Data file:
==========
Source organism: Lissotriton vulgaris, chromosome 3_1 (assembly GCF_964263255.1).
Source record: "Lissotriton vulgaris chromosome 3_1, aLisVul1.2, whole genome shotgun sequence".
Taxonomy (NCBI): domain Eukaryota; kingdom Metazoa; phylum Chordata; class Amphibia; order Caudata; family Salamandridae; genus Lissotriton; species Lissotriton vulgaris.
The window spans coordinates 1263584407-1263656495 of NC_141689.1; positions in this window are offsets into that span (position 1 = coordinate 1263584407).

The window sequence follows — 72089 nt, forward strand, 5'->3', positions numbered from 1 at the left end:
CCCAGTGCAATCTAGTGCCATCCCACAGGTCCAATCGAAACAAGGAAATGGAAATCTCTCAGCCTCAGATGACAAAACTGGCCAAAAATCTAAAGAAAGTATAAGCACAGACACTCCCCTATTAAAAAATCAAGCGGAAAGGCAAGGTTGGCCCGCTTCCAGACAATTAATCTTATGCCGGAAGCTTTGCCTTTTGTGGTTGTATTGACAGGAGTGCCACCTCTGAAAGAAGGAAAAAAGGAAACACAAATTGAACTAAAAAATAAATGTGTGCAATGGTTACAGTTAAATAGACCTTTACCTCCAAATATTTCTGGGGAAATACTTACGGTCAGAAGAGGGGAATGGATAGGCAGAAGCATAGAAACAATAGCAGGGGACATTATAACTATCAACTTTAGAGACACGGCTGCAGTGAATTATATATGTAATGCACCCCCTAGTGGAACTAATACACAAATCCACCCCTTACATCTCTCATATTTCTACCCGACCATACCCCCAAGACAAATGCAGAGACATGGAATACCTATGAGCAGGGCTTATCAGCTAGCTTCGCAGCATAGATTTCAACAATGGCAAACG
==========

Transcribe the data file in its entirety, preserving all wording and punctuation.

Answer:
Source organism: Lissotriton vulgaris, chromosome 3_1 (assembly GCF_964263255.1).
Source record: "Lissotriton vulgaris chromosome 3_1, aLisVul1.2, whole genome shotgun sequence".
Taxonomy (NCBI): domain Eukaryota; kingdom Metazoa; phylum Chordata; class Amphibia; order Caudata; family Salamandridae; genus Lissotriton; species Lissotriton vulgaris.
The window spans coordinates 1263584407-1263656495 of NC_141689.1; positions in this window are offsets into that span (position 1 = coordinate 1263584407).

The window sequence follows — 72089 nt, forward strand, 5'->3', positions numbered from 1 at the left end:
CCCAGTGCAATCTAGTGCCATCCCACAGGTCCAATCGAAACAAGGAAATGGAAATCTCTCAGCCTCAGATGACAAAACTGGCCAAAAATCTAAAGAAAGTATAAGCACAGACACTCCCCTATTAAAAAATCAAGCGGAAAGGCAAGGTTGGCCCGCTTCCAGACAATTAATCTTATGCCGGAAGCTTTGCCTTTTGTGGTTGTATTGACAGGAGTGCCACCTCTGAAAGAAGGAAAAAAGGAAACACAAATTGAACTAAAAAATAAATGTGTGCAATGGTTACAGTTAAATAGACCTTTACCTCCAAATATTTCTGGGGAAATACTTACGGTCAGAAGAGGGGAATGGATAGGCAGAAGCATAGAAACAATAGCAGGGGACATTATAACTATCAACTTTAGAGACACGGCTGCAGTGAATTATATATGTAATGCACCCCCTAGTGGAACTAATACACAAATCCACCCCTTACATCTCTCATATTTCTACCCGACCATACCCCCAAGACAAATGCAGAGACATGGAATACCTATGAGCAGGGCTTATCAGCTAGCTTCGCAGCATAGATTTCAACAATGGCAAACG